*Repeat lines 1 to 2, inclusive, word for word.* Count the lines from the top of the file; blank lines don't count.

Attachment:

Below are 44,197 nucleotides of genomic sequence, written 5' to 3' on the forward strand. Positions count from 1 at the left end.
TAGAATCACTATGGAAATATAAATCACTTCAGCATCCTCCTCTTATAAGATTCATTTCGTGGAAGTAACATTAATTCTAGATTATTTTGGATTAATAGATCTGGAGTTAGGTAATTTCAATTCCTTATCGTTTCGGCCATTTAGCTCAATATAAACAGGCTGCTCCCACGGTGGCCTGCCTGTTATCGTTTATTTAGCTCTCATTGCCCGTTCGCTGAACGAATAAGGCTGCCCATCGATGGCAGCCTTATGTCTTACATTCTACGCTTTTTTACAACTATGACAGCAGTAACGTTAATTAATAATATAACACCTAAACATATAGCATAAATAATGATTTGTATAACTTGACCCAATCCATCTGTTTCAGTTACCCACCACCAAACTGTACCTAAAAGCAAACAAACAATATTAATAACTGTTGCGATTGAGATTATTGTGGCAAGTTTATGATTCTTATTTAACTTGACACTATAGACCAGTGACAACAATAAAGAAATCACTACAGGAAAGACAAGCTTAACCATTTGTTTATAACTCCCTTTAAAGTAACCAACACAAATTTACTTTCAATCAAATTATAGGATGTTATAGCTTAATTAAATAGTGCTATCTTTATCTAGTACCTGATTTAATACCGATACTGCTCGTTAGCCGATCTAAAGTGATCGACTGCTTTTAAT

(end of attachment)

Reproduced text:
Below are 44,197 nucleotides of genomic sequence, written 5' to 3' on the forward strand. Positions count from 1 at the left end.
TAGAATCACTATGGAAATATAAATCACTTCAGCATCCTCCTCTTATAAGATTCATTTCGTGGAAGTAACATTAATTCTAGATTATTTTGGATTAATAGATCTGGAGTTAGGTAATTTCAATTCCTTATCGTTTCGGCCATTTAGCTCAATATAAACAGGCTGCTCCCACGGTGGCCTGCCTGTTATCGTTTATTTAGCTCTCATTGCCCGTTCGCTGAACGAATAAGGCTGCCCATCGATGGCAGCCTTATGTCTTACATTCTACGCTTTTTTACAACTATGACAGCAGTAACGTTAATTAATAATATAACACCTAAACATATAGCATAAATAATGATTTGTATAACTTGACCCAATCCATCTGTTTCAGTTACCCACCACCAAACTGTACCTAAAAGCAAACAAACAATATTAATAACTGTTGCGATTGAGATTATTGTGGCAAGTTTATGATTCTTATTTAACTTGACACTATAGACCAGTGACAACAATAAAGAAATCACTACAGGAAAGACAAGCTTAACCATTTGTTTATAACTCCCTTTAAAGTAACCAACACAAATTTACTTTCAATCAAATTATAGGATGTTATAGCTTAATTAAATAGTGCTATCTTTATCTAGTACCTGATTTAATACCGATACTGCTCGTTAGCCGATCTAAAGTGATCGACTGCTTTTAAT